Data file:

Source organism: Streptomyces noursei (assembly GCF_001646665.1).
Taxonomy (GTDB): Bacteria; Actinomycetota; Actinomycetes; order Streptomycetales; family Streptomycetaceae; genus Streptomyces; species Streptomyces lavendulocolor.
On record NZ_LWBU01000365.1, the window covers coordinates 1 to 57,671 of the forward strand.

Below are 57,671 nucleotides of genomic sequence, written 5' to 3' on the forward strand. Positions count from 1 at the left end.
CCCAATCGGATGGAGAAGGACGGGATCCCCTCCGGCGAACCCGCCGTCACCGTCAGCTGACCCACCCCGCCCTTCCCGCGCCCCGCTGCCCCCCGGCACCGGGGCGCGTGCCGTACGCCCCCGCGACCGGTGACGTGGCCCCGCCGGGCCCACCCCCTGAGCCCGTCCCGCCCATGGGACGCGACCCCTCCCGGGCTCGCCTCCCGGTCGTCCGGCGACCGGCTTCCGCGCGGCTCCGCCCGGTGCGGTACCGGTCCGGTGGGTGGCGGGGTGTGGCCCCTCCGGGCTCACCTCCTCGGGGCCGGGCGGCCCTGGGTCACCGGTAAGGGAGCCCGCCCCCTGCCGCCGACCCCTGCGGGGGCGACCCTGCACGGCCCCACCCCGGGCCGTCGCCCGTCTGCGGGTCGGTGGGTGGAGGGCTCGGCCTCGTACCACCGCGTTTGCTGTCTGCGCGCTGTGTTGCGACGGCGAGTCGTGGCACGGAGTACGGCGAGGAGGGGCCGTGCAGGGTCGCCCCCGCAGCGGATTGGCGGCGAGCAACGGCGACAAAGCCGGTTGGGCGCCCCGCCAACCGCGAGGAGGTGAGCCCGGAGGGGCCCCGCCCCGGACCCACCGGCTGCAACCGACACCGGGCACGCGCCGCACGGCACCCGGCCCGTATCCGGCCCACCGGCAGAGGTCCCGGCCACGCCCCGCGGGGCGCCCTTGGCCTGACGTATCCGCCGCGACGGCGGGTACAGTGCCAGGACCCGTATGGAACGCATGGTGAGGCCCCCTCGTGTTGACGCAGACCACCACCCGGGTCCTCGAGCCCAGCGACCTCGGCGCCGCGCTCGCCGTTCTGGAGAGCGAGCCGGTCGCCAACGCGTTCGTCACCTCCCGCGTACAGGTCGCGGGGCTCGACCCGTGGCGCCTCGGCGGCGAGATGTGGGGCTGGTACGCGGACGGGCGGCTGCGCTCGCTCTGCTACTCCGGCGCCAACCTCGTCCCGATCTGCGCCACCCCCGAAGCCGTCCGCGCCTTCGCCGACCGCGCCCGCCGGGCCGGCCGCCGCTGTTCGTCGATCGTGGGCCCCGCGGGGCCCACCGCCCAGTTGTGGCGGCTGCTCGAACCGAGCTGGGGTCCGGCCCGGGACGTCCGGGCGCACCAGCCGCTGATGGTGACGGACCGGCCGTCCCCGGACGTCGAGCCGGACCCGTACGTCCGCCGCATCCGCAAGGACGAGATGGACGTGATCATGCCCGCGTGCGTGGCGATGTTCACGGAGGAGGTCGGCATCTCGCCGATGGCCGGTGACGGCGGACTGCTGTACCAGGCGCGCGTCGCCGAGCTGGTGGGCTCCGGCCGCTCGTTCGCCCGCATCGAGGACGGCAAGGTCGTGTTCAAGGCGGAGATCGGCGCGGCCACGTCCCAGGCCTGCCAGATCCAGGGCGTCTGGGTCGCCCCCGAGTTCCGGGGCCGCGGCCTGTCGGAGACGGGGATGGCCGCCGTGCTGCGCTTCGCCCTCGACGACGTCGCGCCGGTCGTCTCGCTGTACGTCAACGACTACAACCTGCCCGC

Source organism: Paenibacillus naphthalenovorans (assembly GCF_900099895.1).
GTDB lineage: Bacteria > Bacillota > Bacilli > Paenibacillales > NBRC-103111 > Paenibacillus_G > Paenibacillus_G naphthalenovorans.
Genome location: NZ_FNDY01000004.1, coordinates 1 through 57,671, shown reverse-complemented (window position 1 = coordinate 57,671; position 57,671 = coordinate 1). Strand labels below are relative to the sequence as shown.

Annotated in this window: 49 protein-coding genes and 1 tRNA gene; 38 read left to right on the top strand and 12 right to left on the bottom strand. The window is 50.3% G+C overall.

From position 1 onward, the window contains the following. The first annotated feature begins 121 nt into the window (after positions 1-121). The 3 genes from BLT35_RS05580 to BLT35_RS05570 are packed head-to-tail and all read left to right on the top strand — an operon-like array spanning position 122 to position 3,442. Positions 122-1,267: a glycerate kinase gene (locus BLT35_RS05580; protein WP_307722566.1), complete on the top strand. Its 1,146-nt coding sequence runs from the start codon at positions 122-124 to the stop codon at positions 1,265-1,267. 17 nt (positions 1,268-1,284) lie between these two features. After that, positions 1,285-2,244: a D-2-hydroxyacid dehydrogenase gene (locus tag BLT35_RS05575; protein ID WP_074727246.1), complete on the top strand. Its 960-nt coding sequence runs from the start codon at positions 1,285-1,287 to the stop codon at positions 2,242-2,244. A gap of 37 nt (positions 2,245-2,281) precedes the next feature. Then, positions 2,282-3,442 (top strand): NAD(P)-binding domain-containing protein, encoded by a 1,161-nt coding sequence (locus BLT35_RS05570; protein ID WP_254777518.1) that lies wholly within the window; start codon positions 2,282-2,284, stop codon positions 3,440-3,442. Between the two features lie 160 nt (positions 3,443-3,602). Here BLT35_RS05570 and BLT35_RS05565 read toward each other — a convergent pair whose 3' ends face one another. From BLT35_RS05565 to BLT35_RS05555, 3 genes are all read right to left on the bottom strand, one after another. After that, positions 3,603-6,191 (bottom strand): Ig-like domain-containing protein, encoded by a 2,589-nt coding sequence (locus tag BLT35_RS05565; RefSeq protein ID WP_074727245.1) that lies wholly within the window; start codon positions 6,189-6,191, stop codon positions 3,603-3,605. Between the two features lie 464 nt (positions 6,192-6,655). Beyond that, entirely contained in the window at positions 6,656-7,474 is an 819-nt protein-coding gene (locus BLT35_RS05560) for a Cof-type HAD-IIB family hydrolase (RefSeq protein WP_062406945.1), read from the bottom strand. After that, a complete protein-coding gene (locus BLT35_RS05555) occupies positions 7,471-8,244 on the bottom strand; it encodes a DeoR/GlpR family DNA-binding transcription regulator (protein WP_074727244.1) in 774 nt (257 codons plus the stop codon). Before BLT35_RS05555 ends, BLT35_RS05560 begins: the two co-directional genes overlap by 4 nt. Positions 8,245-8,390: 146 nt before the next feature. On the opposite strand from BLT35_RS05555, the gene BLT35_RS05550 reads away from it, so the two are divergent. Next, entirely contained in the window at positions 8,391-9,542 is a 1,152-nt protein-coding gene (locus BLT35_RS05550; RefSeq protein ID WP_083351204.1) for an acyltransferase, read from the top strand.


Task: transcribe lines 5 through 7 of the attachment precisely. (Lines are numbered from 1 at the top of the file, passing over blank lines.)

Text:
CCCAATCGGATGGAGAAGGACGGGATCCCCTCCGGCGAACCCGCCGTCACCGTCAGCTGACCCACCCCGCCCTTCCCGCGCCCCGCTGCCCCCCGGCACCGGGGCGCGTGCCGTACGCCCCCGCGACCGGTGACGTGGCCCCGCCGGGCCCACCCCCTGAGCCCGTCCCGCCCATGGGACGCGACCCCTCCCGGGCTCGCCTCCCGGTCGTCCGGCGACCGGCTTCCGCGCGGCTCCGCCCGGTGCGGTACCGGTCCGGTGGGTGGCGGGGTGTGGCCCCTCCGGGCTCACCTCCTCGGGGCCGGGCGGCCCTGGGTCACCGGTAAGGGAGCCCGCCCCCTGCCGCCGACCCCTGCGGGGGCGACCCTGCACGGCCCCACCCCGGGCCGTCGCCCGTCTGCGGGTCGGTGGGTGGAGGGCTCGGCCTCGTACCACCGCGTTTGCTGTCTGCGCGCTGTGTTGCGACGGCGAGTCGTGGCACGGAGTACGGCGAGGAGGGGCCGTGCAGGGTCGCCCCCGCAGCGGATTGGCGGCGAGCAACGGCGACAAAGCCGGTTGGGCGCCCCGCCAACCGCGAGGAGGTGAGCCCGGAGGGGCCCCGCCCCGGACCCACCGGCTGCAACCGACACCGGGCACGCGCCGCACGGCACCCGGCCCGTATCCGGCCCACCGGCAGAGGTCCCGGCCACGCCCCGCGGGGCGCCCTTGGCCTGACGTATCCGCCGCGACGGCGGGTACAGTGCCAGGACCCGTATGGAACGCATGGTGAGGCCCCCTCGTGTTGACGCAGACCACCACCCGGGTCCTCGAGCCCAGCGACCTCGGCGCCGCGCTCGCCGTTCTGGAGAGCGAGCCGGTCGCCAACGCGTTCGTCACCTCCCGCGTACAGGTCGCGGGGCTCGACCCGTGGCGCCTCGGCGGCGAGATGTGGGGCTGGTACGCGGACGGGCGGCTGCGCTCGCTCTGCTACTCCGGCGCCAACCTCGTCCCGATCTGCGCCACCCCCGAAGCCGTCCGCGCCTTCGCCGACCGCGCCCGCCGGGCCGGCCGCCGCTGTTCGTCGATCGTGGGCCCCGCGGGGCCCACCGCCCAGTTGTGGCGGCTGCTCGAACCGAGCTGGGGTCCGGCCCGGGACGTCCGGGCGCACCAGCCGCTGATGGTGACGGACCGGCCGTCCCCGGACGTCGAGCCGGACCCGTACGTCCGCCGCATCCGCAAGGACGAGATGGACGTGATCATGCCCGCGTGCGTGGCGATGTTCACGGAGGAGGTCGGCATCTCGCCGATGGCCGGTGACGGCGGACTGCTGTACCAGGCGCGCGTCGCCGAGCTGGTGGGCTCCGGCCGCTCGTTCGCCCGCATCGAGGACGGCAAGGTCGTGTTCAAGGCGGAGATCGGCGCGGCCACGTCCCAGGCCTGCCAGATCCAGGGCGTCTGGGTCGCCCCCGAGTTCCGGGGCCGCGGCCTGTCGGAGACGGGGATGGCCGCCGTGCTGCGCTTCGCCCTCGACGACGTCGCGCCGGTCGTCTCGCTGTACGTCAACGACTACAACCTGCCCGC

Source organism: Paenibacillus naphthalenovorans (assembly GCF_900099895.1).
GTDB lineage: Bacteria > Bacillota > Bacilli > Paenibacillales > NBRC-103111 > Paenibacillus_G > Paenibacillus_G naphthalenovorans.